I sounded all finished in my last post, right? I thought I was.
I got my release orders at around 2pm on Wednesday, but told them I was going to rest for 30 minutes before calling the transport services, as I was feeling worse than in the morning. Well, I continued feeling poorly and the wheelchair continued failing to show up. I’m tagging this one on God, because I can’t imagine how much bigger the ordeal would have been if I had actually left hospital grounds. By 3pm I was feeling awful and asking for stronger drugs, and Nate was telling nurses that we weren’t going anywhere anytime soon. By 3:30 I was begging to have my IV reinserted (my third!) At 4pm they finally gave me a shot of the strongest pain killer they have – Tardal? I think. It did nothing, not a thing. There isn’t much worse than holding onto the hope that relief will come if people will just help, and then it just doesn’t. I could do nothing but lay perfectly still on my back and concentrate on each breath as it came. Every minute felt longer than imaginable and yet time just kept seeping by without any help or answers. It was the kind of experience where your prayers are just one word long, because it’s all you know, Jesus.
Nobody needs the down-to-the-minute details of the most painful afternoon. It involved two shots of tardal, then two shots of morphine on top of those. There was another ultrasound at 8:30pm and two more rounds of bloodletting for the lab people. There was a fourth IV when the third was found to have puffed up my whole wrist, but I could have cared less at that point about a few extra flimsy needles poking at my body. Finally at 12:30am the resident appeared and said the results were in and they were scheduling a second ERCP for the next day. It was terrible to hear another surgery was involved and it was also all I wanted to hear. She said she had prescribed demerol every two hours for me, but that was it. As Nate left to get some hours of sleep I held onto a thread of hope that the demerol would do something different. I couldn’t imagine counting the hours from 12:30-8am, roughly the amount of time I had already spent in this position.
God was looking out for me because somehow the demerol did something different. Within three minutes I could feel the shift in my body. It also made me vomit, so I spent the night in two hour shifts: page the nurse for demerol, take it, dry heave into a bucket, rest for about an hour until the effects of the demerol could be felt wearing off and then count down the minutes til the next two mark. My “roommate” was incredibly nice and understanding through what most have been an awful night of sleep for her as well.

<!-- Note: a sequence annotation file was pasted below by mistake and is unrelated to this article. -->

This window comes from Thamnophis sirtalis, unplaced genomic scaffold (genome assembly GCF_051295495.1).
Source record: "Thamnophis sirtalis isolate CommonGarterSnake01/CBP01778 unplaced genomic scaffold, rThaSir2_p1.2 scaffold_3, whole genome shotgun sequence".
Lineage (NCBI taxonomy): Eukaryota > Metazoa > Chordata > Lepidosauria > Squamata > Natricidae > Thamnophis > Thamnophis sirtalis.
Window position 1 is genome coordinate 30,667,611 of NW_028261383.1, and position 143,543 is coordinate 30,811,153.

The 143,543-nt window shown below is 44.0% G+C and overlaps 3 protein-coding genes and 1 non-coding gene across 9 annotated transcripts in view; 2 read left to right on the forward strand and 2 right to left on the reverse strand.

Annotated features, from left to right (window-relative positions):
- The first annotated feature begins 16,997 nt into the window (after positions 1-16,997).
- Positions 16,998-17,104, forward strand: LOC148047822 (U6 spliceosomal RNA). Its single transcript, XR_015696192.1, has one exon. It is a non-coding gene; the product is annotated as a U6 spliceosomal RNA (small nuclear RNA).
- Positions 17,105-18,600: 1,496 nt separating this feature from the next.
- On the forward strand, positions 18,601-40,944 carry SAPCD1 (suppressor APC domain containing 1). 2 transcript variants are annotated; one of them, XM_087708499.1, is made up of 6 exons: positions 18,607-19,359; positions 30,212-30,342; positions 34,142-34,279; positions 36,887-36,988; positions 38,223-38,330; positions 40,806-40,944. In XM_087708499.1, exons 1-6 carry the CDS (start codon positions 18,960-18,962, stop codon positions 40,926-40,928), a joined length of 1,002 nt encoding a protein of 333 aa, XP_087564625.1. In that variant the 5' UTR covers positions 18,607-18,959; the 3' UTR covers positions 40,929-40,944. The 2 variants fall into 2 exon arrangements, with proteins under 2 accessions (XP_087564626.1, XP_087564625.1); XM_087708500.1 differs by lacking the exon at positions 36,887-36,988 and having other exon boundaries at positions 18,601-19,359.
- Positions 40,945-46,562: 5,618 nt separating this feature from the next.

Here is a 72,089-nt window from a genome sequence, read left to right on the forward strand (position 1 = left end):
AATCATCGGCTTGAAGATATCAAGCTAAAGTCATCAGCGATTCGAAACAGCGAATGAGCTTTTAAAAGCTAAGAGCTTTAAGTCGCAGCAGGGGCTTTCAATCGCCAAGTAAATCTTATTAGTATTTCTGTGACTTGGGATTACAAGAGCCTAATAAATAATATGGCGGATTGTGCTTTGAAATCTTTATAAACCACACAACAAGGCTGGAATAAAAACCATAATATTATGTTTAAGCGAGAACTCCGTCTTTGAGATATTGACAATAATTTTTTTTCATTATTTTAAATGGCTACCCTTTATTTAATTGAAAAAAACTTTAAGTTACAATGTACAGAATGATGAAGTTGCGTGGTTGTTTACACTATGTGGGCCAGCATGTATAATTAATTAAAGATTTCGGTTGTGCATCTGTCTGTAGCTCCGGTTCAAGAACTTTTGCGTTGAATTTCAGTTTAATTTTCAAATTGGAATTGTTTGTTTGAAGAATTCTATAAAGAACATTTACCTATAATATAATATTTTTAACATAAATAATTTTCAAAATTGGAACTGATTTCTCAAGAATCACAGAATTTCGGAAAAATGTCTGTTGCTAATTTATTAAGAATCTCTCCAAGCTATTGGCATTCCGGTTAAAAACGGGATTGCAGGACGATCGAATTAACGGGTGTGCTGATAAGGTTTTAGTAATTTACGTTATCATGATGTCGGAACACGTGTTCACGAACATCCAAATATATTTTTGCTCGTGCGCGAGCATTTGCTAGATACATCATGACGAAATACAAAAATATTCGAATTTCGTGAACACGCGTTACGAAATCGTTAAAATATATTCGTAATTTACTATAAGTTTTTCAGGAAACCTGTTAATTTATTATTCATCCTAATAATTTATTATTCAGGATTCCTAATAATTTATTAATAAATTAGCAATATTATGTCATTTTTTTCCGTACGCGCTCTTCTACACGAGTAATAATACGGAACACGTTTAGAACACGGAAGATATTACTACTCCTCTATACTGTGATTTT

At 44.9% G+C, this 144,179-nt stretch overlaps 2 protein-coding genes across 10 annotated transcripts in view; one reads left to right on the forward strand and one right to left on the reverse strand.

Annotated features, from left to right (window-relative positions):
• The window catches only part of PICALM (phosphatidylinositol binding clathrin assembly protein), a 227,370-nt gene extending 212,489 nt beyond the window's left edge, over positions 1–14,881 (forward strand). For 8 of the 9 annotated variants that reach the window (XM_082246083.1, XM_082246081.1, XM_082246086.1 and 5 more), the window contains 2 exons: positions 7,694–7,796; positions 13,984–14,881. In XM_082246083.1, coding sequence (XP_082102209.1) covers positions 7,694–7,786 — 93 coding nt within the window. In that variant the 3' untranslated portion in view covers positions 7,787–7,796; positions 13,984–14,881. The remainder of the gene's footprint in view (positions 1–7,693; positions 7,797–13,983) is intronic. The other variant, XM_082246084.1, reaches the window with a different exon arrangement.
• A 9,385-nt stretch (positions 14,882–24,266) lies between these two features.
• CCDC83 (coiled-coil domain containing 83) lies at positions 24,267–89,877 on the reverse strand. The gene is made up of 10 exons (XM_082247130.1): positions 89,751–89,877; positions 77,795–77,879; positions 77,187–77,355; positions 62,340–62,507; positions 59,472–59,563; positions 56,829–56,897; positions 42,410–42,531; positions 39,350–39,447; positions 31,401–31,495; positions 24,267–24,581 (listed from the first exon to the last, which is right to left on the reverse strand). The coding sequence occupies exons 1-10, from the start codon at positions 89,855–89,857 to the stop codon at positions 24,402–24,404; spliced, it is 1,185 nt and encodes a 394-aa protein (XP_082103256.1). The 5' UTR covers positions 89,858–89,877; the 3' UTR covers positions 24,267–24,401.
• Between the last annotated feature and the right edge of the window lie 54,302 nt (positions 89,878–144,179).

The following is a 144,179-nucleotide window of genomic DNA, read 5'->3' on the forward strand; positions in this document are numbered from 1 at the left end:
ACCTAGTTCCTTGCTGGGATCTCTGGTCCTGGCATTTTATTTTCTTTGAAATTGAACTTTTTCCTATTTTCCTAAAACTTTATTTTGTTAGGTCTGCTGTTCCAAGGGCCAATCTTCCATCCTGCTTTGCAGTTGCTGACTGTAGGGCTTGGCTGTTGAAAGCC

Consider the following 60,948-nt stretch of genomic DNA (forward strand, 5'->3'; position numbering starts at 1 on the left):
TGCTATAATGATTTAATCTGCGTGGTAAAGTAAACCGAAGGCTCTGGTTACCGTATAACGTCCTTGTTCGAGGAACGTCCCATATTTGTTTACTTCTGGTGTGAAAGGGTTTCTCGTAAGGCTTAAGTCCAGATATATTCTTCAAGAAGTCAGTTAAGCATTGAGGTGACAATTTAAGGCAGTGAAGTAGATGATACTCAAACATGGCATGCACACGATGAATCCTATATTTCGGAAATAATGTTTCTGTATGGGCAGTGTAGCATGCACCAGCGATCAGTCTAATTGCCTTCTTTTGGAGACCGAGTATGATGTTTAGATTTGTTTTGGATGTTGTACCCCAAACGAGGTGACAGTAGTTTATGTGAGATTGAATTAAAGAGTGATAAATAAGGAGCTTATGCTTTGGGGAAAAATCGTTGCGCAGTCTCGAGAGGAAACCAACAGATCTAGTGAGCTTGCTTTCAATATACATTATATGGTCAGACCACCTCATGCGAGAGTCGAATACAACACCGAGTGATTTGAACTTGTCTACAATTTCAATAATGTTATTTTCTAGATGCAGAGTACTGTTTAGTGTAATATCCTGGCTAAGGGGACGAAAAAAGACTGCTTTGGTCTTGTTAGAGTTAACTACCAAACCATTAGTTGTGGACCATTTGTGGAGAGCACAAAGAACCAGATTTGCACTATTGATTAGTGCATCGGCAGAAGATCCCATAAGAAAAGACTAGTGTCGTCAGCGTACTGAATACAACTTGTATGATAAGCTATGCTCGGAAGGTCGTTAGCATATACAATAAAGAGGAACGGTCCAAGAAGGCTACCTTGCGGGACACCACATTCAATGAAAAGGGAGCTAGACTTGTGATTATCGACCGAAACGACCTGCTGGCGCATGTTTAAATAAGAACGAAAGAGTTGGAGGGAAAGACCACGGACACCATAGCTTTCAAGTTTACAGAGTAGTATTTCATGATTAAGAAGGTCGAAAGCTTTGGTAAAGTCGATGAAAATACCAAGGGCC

I made it til morning, which turned into afternoon and I went back for my second ERCP at 2:30pm. I was considerably more nervous the second time around, I guess because the answers the doctors came up with in the first place weren’t happening as they had promised. I could feel my anxiety building and just kept having to pray. But I made it through the second round fine again and a stint was inserted. Apparently my bile duct became so inflamed that it closed up completely, and so “sludge” was trying to pass through my body and getting stuck, which is what I was feeling.
I was released from the hospital today at 2pm and I’m happy to be home and showered. I’m not as upbeat and much more cautious and leary today, having experienced the 5% where things go wrong. I’m kind of scared of my body right now and not really trusting it. (I liken it to how I felt toward our old car that just kept breaking down and kept me in a mild level of anxiety any time we had to drive it far). But I’m hoping for a good night and a good week and trying not to think about every sensation in my stomach or having to go back in another 2 months to have my 3rd ERCP to have my stint removed.
When I get another breathe of energy, I might put some pics up. We never took the camera to the hospital because it was too much of a hassle, but I will check if we got any “aftershots”.
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